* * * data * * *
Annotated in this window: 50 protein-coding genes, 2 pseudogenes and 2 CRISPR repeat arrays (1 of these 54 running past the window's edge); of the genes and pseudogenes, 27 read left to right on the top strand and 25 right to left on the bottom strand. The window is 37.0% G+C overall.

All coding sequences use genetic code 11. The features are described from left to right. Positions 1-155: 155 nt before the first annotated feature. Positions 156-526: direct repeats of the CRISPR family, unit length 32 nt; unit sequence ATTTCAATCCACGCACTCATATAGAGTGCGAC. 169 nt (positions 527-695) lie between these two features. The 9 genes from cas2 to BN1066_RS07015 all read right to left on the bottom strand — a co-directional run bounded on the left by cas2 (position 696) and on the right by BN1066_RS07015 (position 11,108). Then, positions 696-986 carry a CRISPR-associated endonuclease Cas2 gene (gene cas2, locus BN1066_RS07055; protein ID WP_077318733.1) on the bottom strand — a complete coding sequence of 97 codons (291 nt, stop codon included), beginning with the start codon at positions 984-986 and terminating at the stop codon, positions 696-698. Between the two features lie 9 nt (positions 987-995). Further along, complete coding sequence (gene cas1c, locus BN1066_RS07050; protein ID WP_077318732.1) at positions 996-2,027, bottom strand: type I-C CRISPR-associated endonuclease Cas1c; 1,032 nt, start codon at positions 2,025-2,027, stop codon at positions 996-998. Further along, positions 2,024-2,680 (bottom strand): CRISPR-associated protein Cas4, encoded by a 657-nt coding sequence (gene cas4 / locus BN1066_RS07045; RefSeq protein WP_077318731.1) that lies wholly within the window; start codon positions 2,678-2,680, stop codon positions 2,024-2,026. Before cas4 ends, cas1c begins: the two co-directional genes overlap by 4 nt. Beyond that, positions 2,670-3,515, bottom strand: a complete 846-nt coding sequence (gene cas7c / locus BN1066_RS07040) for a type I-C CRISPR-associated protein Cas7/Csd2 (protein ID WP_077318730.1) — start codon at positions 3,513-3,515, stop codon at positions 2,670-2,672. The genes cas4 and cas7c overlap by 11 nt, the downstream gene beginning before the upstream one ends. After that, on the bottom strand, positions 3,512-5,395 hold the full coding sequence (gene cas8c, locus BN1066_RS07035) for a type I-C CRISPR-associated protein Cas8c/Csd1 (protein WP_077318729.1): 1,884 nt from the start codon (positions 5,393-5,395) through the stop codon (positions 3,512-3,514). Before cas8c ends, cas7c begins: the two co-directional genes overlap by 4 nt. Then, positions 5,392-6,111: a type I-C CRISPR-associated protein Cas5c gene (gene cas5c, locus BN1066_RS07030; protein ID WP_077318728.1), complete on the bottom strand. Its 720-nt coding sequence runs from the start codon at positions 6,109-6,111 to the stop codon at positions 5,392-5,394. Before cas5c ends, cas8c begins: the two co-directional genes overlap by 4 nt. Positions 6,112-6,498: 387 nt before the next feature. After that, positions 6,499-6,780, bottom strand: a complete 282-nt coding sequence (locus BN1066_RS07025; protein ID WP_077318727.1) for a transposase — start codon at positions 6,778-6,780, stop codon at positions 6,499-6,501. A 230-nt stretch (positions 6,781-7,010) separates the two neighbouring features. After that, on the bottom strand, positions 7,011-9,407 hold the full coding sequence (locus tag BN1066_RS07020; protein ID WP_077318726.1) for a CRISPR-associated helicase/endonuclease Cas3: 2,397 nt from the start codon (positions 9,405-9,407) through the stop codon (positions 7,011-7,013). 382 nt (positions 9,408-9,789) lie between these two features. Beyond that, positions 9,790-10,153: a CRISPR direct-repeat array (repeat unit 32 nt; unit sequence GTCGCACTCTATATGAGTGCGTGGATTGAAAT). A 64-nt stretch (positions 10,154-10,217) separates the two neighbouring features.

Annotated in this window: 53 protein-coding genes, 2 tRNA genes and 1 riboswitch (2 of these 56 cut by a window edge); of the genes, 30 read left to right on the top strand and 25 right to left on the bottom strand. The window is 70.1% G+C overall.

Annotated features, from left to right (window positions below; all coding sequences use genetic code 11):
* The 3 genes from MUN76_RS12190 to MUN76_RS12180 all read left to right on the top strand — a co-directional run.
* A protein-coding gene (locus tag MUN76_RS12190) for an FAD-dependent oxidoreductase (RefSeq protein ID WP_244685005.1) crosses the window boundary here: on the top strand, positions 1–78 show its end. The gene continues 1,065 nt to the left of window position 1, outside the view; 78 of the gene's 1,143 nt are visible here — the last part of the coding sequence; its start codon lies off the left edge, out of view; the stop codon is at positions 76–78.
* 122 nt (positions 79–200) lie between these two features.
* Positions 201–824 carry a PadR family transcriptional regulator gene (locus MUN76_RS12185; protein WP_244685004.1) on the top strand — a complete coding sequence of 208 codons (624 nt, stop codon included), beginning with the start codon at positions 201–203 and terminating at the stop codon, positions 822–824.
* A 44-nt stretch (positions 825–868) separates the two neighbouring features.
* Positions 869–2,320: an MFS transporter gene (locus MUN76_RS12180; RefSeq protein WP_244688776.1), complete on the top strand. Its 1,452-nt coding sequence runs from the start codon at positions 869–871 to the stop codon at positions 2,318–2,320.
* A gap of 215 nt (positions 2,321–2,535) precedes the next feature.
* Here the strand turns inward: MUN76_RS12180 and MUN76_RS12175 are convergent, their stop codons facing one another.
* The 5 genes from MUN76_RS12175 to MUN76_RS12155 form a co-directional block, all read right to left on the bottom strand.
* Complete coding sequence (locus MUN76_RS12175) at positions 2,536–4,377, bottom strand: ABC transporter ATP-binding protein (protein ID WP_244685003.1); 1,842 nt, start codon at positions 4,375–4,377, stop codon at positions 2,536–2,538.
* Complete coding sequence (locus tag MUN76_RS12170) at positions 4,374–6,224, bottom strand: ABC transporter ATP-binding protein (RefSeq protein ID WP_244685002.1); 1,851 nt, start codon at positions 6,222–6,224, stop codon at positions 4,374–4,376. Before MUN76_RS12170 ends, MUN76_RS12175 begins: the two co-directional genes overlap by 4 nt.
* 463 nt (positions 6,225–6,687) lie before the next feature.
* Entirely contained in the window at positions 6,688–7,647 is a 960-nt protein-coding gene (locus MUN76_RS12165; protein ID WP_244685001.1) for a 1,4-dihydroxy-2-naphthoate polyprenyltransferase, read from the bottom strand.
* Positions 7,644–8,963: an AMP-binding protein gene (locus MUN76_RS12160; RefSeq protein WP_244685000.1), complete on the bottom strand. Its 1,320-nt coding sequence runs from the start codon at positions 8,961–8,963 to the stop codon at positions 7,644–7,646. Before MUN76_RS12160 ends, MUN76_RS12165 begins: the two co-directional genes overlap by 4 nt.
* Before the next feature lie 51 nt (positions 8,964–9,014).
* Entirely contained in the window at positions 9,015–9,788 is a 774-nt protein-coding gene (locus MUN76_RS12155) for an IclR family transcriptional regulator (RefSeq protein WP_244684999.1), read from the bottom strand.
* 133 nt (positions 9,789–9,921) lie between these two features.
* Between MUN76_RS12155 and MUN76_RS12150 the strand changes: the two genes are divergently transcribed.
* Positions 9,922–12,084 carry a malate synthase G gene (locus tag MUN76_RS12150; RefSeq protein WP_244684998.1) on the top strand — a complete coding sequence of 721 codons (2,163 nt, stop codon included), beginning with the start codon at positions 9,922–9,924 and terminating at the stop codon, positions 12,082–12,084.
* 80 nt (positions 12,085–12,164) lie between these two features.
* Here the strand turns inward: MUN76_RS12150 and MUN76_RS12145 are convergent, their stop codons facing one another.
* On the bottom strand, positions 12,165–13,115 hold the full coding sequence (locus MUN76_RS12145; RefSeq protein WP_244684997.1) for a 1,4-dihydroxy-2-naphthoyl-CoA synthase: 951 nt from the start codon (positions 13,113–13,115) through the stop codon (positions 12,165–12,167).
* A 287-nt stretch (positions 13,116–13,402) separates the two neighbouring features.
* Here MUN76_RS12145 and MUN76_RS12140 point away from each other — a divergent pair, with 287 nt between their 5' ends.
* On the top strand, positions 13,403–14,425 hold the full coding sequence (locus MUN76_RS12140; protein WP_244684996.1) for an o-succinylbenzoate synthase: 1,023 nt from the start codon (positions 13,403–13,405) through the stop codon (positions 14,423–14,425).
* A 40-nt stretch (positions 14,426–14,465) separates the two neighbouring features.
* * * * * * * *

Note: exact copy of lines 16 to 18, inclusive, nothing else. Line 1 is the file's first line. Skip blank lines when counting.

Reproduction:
* 463 nt (positions 6,225–6,687) lie before the next feature.
* Entirely contained in the window at positions 6,688–7,647 is a 960-nt protein-coding gene (locus MUN76_RS12165; protein ID WP_244685001.1) for a 1,4-dihydroxy-2-naphthoate polyprenyltransferase, read from the bottom strand.
* Positions 7,644–8,963: an AMP-binding protein gene (locus MUN76_RS12160; RefSeq protein WP_244685000.1), complete on the bottom strand. Its 1,320-nt coding sequence runs from the start codon at positions 8,961–8,963 to the stop codon at positions 7,644–7,646. Before MUN76_RS12160 ends, MUN76_RS12165 begins: the two co-directional genes overlap by 4 nt.